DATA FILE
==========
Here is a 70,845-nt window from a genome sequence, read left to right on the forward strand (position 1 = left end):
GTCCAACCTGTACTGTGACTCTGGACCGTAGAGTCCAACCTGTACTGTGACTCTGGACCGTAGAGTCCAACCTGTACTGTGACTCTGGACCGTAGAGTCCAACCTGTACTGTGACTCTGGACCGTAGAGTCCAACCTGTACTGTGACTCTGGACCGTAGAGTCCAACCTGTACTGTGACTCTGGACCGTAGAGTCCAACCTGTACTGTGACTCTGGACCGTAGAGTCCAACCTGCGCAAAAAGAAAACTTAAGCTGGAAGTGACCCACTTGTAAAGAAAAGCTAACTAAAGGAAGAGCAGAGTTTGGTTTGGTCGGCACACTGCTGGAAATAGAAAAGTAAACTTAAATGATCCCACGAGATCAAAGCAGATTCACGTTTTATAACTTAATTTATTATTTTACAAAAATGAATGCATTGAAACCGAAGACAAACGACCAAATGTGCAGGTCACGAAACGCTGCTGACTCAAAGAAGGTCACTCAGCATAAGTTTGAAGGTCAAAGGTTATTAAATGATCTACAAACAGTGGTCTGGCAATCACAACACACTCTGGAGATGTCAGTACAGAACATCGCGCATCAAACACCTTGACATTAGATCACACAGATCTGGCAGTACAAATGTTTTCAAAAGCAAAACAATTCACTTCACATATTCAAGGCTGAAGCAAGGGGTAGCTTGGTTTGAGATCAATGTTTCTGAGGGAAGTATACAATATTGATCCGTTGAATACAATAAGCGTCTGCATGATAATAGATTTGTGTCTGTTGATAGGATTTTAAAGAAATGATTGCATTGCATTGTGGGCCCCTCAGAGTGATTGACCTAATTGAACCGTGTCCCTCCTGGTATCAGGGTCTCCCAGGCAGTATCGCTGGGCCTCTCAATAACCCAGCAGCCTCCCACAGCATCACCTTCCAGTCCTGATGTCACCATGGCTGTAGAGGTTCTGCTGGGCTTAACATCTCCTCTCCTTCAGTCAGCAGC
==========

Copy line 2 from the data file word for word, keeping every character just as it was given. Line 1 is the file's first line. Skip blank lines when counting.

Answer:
GTCCAACCTGTACTGTGACTCTGGACCGTAGAGTCCAACCTGTACTGTGACTCTGGACCGTAGAGTCCAACCTGTACTGTGACTCTGGACCGTAGAGTCCAACCTGTACTGTGACTCTGGACCGTAGAGTCCAACCTGTACTGTGACTCTGGACCGTAGAGTCCAACCTGTACTGTGACTCTGGACCGTAGAGTCCAACCTGTACTGTGACTCTGGACCGTAGAGTCCAACCTGCGCAAAAAGAAAACTTAAGCTGGAAGTGACCCACTTGTAAAGAAAAGCTAACTAAAGGAAGAGCAGAGTTTGGTTTGGTCGGCACACTGCTGGAAATAGAAAAGTAAACTTAAATGATCCCACGAGATCAAAGCAGATTCACGTTTTATAACTTAATTTATTATTTTACAAAAATGAATGCATTGAAACCGAAGACAAACGACCAAATGTGCAGGTCACGAAACGCTGCTGACTCAAAGAAGGTCACTCAGCATAAGTTTGAAGGTCAAAGGTTATTAAATGATCTACAAACAGTGGTCTGGCAATCACAACACACTCTGGAGATGTCAGTACAGAACATCGCGCATCAAACACCTTGACATTAGATCACACAGATCTGGCAGTACAAATGTTTTCAAAAGCAAAACAATTCACTTCACATATTCAAGGCTGAAGCAAGGGGTAGCTTGGTTTGAGATCAATGTTTCTGAGGGAAGTATACAATATTGATCCGTTGAATACAATAAGCGTCTGCATGATAATAGATTTGTGTCTGTTGATAGGATTTTAAAGAAATGATTGCATTGCATTGTGGGCCCCTCAGAGTGATTGACCTAATTGAACCGTGTCCCTCCTGGTATCAGGGTCTCCCAGGCAGTATCGCTGGGCCTCTCAATAACCCAGCAGCCTCCCACAGCATCACCTTCCAGTCCTGATGTCACCATGGCTGTAGAGGTTCTGCTGGGCTTAACATCTCCTCTCCTTCAGTCAGCAGC